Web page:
ABN Amro has once again lost more money in money laundering checks. The Bank has allocated 50 million euros for this purpose. In addition, the bank will increase checking account rates from July 1 to absorb part of these costs.
ABN announced a quarterly profit of €295 million. Last year there was a loss in the same quarter, due in part to a settlement with DPP. Due to insufficient controls on money laundering, the bank was forced to pay 480 million euros.
More expensive checking account
Although ABN Amro made a profit for the last quarter in a row, according to the bank, it is necessary to increase the costs of the current account. The checking account rate will increase by 50% from 1.95 per month to 2.95. The costs of the second debit card increase by approximately 30 percent.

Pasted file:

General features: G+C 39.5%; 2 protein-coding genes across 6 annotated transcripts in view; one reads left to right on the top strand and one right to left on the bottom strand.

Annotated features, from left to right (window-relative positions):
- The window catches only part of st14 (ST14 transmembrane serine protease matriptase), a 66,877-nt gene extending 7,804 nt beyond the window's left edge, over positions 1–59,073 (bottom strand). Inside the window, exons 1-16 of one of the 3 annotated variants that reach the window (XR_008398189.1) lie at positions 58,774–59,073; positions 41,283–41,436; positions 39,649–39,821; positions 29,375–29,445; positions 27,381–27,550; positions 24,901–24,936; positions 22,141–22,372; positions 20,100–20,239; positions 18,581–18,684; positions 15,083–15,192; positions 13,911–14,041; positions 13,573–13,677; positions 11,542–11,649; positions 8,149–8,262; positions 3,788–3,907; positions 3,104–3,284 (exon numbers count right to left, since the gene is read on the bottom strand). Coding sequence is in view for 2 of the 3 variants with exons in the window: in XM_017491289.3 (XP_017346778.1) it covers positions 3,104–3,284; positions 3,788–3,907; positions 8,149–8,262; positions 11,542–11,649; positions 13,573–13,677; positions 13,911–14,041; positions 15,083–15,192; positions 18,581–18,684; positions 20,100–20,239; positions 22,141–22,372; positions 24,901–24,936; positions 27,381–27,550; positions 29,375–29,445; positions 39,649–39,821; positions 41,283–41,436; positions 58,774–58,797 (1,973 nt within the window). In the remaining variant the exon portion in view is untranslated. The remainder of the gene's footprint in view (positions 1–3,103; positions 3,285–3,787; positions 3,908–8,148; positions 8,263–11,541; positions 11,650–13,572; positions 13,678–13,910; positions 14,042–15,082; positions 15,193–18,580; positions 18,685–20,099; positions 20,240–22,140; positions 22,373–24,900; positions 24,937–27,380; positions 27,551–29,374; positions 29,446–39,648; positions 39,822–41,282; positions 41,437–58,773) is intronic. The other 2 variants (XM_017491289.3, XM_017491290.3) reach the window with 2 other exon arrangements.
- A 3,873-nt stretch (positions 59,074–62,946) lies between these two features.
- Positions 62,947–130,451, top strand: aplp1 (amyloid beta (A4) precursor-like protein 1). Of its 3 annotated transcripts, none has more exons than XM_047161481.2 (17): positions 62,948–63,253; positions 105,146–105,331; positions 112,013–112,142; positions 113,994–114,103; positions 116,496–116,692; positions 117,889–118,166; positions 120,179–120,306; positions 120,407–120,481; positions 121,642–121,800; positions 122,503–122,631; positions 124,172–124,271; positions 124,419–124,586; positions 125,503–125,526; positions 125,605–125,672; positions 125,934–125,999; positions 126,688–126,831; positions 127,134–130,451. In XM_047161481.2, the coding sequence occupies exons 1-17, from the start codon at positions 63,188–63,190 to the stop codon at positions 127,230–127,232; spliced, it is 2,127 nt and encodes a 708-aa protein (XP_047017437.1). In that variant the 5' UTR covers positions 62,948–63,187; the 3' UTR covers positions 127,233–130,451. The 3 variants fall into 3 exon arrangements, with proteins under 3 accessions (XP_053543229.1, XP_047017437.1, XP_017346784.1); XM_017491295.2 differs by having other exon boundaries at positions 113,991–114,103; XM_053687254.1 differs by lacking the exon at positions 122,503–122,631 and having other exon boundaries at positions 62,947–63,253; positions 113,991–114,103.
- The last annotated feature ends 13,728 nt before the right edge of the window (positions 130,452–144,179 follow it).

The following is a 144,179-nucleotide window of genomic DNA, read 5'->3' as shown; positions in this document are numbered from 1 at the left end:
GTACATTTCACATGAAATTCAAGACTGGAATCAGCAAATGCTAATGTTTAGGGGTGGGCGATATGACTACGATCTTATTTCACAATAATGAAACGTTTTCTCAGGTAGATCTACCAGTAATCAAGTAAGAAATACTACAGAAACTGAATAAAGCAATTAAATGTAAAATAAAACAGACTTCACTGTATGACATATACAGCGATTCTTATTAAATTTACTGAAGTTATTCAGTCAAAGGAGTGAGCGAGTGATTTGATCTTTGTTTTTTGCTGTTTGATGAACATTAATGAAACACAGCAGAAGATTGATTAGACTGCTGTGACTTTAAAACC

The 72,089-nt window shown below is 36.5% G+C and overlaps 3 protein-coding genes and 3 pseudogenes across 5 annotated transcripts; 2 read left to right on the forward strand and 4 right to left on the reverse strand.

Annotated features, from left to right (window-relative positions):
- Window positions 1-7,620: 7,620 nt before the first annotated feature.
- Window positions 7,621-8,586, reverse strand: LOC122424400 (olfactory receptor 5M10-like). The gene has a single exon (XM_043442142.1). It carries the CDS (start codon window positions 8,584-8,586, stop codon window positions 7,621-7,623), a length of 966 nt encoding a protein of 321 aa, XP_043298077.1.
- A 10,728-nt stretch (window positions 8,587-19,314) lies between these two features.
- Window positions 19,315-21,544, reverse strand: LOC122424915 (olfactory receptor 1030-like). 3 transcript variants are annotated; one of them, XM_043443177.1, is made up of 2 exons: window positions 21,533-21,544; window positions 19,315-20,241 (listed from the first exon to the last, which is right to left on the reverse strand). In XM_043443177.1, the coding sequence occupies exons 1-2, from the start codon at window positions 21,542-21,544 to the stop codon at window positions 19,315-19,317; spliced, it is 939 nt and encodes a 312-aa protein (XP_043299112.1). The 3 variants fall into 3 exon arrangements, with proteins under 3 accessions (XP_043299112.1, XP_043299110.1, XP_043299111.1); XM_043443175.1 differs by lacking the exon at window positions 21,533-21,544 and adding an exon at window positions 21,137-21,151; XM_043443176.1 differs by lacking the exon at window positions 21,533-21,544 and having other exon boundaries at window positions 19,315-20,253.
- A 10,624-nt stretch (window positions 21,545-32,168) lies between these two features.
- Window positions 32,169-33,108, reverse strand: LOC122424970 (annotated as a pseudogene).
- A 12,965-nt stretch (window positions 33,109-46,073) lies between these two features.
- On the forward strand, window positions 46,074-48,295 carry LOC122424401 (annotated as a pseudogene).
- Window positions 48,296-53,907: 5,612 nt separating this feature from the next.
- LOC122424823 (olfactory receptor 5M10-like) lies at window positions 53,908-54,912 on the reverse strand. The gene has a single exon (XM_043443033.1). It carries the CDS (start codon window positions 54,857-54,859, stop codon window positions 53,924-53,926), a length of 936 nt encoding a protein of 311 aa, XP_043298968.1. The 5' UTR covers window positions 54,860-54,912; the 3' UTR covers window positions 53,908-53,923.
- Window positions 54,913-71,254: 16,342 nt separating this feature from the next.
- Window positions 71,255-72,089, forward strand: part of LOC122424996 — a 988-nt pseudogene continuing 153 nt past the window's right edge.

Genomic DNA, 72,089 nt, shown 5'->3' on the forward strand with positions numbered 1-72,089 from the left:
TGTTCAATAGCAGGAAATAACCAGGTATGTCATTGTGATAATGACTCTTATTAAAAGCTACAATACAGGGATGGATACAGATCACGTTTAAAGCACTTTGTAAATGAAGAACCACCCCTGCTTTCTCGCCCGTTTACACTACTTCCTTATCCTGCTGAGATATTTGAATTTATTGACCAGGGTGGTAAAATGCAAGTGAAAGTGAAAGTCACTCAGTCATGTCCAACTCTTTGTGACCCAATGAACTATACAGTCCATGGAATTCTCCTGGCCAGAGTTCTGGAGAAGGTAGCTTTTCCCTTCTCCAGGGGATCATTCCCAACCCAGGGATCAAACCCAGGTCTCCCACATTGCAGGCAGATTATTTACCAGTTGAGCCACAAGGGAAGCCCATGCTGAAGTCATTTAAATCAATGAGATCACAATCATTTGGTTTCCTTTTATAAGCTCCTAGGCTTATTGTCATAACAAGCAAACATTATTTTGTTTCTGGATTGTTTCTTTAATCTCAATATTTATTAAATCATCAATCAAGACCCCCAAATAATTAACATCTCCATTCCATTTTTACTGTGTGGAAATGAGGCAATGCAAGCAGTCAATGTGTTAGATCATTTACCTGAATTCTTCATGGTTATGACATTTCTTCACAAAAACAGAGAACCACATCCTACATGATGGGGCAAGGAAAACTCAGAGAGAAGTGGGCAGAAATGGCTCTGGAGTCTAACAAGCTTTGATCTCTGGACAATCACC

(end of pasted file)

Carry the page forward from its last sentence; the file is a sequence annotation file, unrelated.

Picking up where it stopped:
“This is necessary because the costs we incur to maintain the integrity of payment transactions are increasing,” says Robert Soak, CEO of the bank. “One in five employees at ABN Amro is working on this. You cannot avoid charging a portion of these costs. In addition, we continue to invest in product innovation and product development.”
Earlier this year, the Consumers’ Association calculated that current account costs in Dutch banks have increased by 42 per cent in the past five years.
ABN Amro is relatively unaffected by the war in Ukraine. This is because the bank does relatively little business with Russia and Ukraine. In the rival company ING, profits were halved due to the war in Russia.
ABN expects that more customers will run into problems due to slowing economic growth and rising inflation. To absorb those blows, the bank put 62 million into the gallows.
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